So think about it. We sit down with our children to tell them that we have decided to get a divorce. They probably knew it was coming because they have heard the fighting and arguing. We’ve read a few books about how to tell children a divorce will be in their future, and we have even practiced our speeches to them a few times. We make sure to tell them we still love them, and we tell them in very clear no-nonsense language that “this divorce is NOT YOUR FAULT.” We make sure they don’t feel like they caused our problems, and we get their verbal confirmation just to seal the deal. Great! We’ve done our jobs there, right? OUR kids won’t feel like our divorce is their fault, right?

That all depends on what happens next. So you’re done with your family meeting and the very next morning you and their mom/dad are on the phone arguing about who’s taking them to soccer tonight. “You take them, I’ve got a meeting!” “Yeah, well I’m going out with friends, so YOU take them!” Hmmm. Sounds like THE KIDS ARE THE PROBLEM, doesn’t it? If Mom and Dad didn’t fight about us all the time, what would they fight about?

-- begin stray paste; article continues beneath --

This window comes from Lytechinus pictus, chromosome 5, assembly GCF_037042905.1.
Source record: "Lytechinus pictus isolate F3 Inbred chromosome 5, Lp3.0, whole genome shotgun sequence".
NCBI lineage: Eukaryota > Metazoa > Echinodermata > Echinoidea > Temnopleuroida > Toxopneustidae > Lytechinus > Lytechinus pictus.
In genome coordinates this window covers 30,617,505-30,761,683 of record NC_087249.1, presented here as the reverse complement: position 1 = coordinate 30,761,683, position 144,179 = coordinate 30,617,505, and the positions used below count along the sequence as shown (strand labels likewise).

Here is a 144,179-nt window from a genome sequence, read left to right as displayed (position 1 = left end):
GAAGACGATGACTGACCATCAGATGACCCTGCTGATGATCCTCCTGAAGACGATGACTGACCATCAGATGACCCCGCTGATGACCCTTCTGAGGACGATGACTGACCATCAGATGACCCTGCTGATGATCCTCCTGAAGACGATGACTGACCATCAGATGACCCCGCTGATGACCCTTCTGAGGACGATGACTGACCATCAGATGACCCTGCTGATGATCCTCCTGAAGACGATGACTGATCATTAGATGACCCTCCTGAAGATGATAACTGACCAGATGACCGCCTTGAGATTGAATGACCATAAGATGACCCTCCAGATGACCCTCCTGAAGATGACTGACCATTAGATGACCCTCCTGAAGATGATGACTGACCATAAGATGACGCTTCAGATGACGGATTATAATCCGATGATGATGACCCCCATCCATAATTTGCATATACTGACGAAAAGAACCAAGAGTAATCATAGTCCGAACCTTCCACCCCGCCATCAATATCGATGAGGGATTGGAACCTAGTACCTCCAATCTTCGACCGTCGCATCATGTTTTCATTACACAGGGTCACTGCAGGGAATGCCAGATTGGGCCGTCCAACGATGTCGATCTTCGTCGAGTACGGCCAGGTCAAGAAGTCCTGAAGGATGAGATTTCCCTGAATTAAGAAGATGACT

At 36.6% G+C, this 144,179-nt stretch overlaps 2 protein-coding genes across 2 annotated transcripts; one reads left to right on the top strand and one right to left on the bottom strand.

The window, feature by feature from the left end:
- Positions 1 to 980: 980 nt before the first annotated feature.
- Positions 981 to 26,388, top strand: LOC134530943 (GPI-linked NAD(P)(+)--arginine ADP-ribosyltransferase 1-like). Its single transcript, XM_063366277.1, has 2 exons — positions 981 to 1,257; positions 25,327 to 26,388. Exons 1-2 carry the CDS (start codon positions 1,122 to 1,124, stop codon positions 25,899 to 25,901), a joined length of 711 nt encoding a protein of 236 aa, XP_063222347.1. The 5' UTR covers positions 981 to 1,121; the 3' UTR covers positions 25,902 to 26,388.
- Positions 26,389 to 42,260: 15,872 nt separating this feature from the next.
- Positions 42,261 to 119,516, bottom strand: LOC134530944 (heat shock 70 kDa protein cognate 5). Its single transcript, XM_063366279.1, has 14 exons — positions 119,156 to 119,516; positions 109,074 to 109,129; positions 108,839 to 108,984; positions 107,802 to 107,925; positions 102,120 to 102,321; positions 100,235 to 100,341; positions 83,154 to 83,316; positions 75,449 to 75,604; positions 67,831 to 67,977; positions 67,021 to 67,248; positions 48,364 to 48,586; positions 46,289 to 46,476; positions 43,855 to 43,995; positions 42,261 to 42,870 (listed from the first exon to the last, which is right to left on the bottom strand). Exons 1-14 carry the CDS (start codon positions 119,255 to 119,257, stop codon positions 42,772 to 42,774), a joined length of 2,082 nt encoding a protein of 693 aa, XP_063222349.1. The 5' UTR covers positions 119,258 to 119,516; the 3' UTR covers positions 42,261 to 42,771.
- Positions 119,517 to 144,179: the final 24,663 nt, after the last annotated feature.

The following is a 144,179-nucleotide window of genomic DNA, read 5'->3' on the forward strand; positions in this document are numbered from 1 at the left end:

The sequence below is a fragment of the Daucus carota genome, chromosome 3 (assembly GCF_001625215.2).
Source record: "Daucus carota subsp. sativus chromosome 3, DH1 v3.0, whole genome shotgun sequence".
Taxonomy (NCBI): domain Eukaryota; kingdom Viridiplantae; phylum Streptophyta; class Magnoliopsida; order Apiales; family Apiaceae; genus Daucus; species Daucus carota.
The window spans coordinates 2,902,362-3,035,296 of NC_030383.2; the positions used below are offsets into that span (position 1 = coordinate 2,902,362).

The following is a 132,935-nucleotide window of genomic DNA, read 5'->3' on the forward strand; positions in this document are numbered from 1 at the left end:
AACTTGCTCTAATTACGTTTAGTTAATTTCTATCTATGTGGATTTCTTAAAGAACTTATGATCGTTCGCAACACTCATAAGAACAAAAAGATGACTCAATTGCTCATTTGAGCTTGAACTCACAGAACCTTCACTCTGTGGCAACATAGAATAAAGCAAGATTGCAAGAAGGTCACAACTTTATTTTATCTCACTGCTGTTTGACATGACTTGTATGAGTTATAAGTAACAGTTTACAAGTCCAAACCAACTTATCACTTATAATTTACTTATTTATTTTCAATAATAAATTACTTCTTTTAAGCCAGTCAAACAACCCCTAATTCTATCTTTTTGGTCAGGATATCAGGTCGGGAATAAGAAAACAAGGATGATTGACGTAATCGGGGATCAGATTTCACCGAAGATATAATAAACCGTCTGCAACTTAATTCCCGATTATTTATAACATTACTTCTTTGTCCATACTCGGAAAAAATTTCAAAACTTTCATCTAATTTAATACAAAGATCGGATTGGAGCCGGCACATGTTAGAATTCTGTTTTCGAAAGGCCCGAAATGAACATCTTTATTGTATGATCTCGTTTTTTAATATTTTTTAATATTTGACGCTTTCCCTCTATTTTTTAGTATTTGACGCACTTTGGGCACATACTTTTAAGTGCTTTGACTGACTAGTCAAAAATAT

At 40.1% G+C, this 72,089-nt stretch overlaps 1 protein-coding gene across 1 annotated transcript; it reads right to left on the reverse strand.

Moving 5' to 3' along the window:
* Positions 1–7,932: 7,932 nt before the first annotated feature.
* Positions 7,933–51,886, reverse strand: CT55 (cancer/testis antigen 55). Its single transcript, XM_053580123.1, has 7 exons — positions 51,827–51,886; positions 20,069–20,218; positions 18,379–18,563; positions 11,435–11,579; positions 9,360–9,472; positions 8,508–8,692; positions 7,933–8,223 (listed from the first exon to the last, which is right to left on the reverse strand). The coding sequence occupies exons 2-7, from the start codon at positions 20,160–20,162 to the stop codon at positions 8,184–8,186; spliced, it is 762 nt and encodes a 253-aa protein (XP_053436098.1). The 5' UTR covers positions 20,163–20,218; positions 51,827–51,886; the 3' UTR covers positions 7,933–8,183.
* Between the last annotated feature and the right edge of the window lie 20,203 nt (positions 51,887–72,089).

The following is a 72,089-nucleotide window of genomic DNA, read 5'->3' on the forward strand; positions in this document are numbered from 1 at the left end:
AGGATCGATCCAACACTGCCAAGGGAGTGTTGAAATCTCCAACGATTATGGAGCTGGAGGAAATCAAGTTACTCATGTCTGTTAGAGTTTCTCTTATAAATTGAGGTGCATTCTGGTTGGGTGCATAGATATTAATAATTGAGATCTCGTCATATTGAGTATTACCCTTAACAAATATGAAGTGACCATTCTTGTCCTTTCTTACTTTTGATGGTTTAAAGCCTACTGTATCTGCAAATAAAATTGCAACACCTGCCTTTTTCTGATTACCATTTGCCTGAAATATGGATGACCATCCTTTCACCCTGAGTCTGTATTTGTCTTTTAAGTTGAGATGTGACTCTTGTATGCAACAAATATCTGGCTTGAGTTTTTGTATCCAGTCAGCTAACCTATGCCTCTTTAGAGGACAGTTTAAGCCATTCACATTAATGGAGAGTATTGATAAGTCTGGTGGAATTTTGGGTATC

Is this starting to make sense? Children will pay much more attention to what we do than they will to what we say. We can promise them that our divorce is not their fault until we are blue in the face and they have lapsed into a trance, but if our actions don’t back that up they won’t, and shouldn’t, believe us. We want to help train our children to learn who and how to trust, and our best shot at doing that is to live consistently with what we preach.

If we are fighting openly in front of our children ABOUT our children, we are confirming to them that they indeed ARE the problem, and the cause for their divorce, whether they are or not. Children need to find ways to make sense of behavior that is confusing or frightening for them, and if the best explanation for your fighting is that it’s their fault, that is what will “stick” for them.

How do you avoid this? Plan regular phone conversations for scheduling and parenting talks when the children will not be present. Don’t try to make arrangements or changes during drop-offs and pick-ups, and don’t bring up any topics that are sure to be “flammable” when the children are present.

The most important thing you can do is to be aware of your own interactions and behaviors, stay in control of your anger or frustrations, and SHOW your children that you and their other parent are able to parent cooperatively even though you are no longer together. If you need help to do that, get it. It will be a very important investment in your children’s future.

Chris Lewis, Ed.S., LPC is a therapist who specializes in individual, family, and couples and marriage counseling in Denver, CO. She provides services through Maria Droste Counseling Center.

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by Chris Lewis, Ed.S., LPC